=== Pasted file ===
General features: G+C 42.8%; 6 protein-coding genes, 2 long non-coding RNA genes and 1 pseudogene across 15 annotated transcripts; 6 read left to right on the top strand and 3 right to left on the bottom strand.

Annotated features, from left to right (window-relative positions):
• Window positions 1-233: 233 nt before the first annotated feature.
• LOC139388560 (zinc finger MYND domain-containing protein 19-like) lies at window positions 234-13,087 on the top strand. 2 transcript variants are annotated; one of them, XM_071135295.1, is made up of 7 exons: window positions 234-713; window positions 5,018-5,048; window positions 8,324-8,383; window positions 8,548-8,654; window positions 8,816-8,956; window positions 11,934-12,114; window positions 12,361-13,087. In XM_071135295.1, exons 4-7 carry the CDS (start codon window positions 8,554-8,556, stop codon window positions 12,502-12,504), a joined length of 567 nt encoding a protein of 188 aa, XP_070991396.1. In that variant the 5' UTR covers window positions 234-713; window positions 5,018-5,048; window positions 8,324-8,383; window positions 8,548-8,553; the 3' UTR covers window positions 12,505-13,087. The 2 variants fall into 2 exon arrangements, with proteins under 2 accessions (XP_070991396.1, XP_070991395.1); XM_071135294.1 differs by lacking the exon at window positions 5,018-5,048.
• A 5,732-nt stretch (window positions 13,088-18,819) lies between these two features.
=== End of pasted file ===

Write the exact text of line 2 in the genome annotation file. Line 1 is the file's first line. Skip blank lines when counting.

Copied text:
Annotated features, from left to right (window-relative positions):